His daughter pulled her father's head up into her bosom, crying and laughing, and the king realized that no treasure in the world was worth the simple pleasures of life.

Friday, April 7, 2017

The Free Markets & Free Peoples of Zafaria: Jalatia and Nadjabad

The infernal heat keeps the people asleep all day
and so, as night falls on Ersod,
the city and tourists come out to work and play.

In the City of Endless Nights, as the moon rises over the chilled sands, the glow of the gaslamps and magical braziers turn the cityscape a hue of violet as god-fearing merchants open their food carts to hung-over customers and wayward priests, from across the sea and desert, seek out carnal delights in the brothels-- taking part in act that would curl the beards of any king in Thule. Across the courtyard, a fire-breathing tiefling juggler collects coins from a crowd of children while his partner picks the pockets of their wealthy parents. And, as a gypsy tells the fortune of a young noble couple traveling on their honeymoon, a curious djinn watches and considers how he will benefit from the misfortune he is envisioning for them.

By the time the sun rises in the east, the city will fall all but silent again, until the day's heat wanes.

That is a Zafarian city today. But to understand the present, we must look to the past...

The two large southern continents of Sublanarya are referred to as Hamutia because, for thousands of years, both continents were under the hold of the Hamutian Empire. The Hamutian Empire was a polytheistic monarchal empire in which two kings, two siblings (male or female), ruled on either side of the Hamutian Sea. This empire was built on military conquest, control of valuable resources like drinking water and arable land, and the institution of slavery. It was a powerhouse that survived the Wyrd Wars and continued to dominate the region afterwords. But, as time came to pass, so did the union between Western and Eastern Hamutia.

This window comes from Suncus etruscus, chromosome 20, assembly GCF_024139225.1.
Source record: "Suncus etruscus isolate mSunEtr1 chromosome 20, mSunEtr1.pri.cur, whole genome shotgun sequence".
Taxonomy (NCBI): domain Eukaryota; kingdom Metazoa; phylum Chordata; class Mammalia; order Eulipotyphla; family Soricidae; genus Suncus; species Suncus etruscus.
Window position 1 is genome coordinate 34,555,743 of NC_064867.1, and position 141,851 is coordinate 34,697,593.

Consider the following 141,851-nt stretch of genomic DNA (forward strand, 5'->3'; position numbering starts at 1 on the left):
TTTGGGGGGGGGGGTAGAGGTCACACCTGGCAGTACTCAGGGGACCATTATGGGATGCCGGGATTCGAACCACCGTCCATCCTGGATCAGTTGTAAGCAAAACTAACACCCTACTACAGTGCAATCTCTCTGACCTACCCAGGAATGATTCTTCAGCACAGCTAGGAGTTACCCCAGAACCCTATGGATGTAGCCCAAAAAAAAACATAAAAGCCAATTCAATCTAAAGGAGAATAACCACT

A civil war broke out between two sibling kings; the western king Ptah-hotep and her brother Jahangari II. Even the Hamutian Pantheon itself split. To the west of the Hamutian Sea, the land became known as Ptah-Hamut, ruled by the all-mighty Pharoah, and to the east lies Raj-Hamut, ruled by the more democratic Rajah and his council of princes. As the war waged on, the slaves of the Hamutian Empire took advantage of the chaos to revolt.

The slaves escaped to the sea and colonized coasts to the north-west of Ptah-Hamut. They had no singular traditions or identity, having been bred from generations of defeated tribe speople and criminals from throughout Hamutia, and so they forged a new cultural identity. They called themselves the Zafarians or "The Unbending." They lived of the inner sea, which came to take their name, and became a prominent nation of merchants. They named their new home on the coast Nadjabad or "the Place of Hope".

And they weathered many small wars against Ptah-Hamut, especially as that lands became entrenched in an even more despicable state.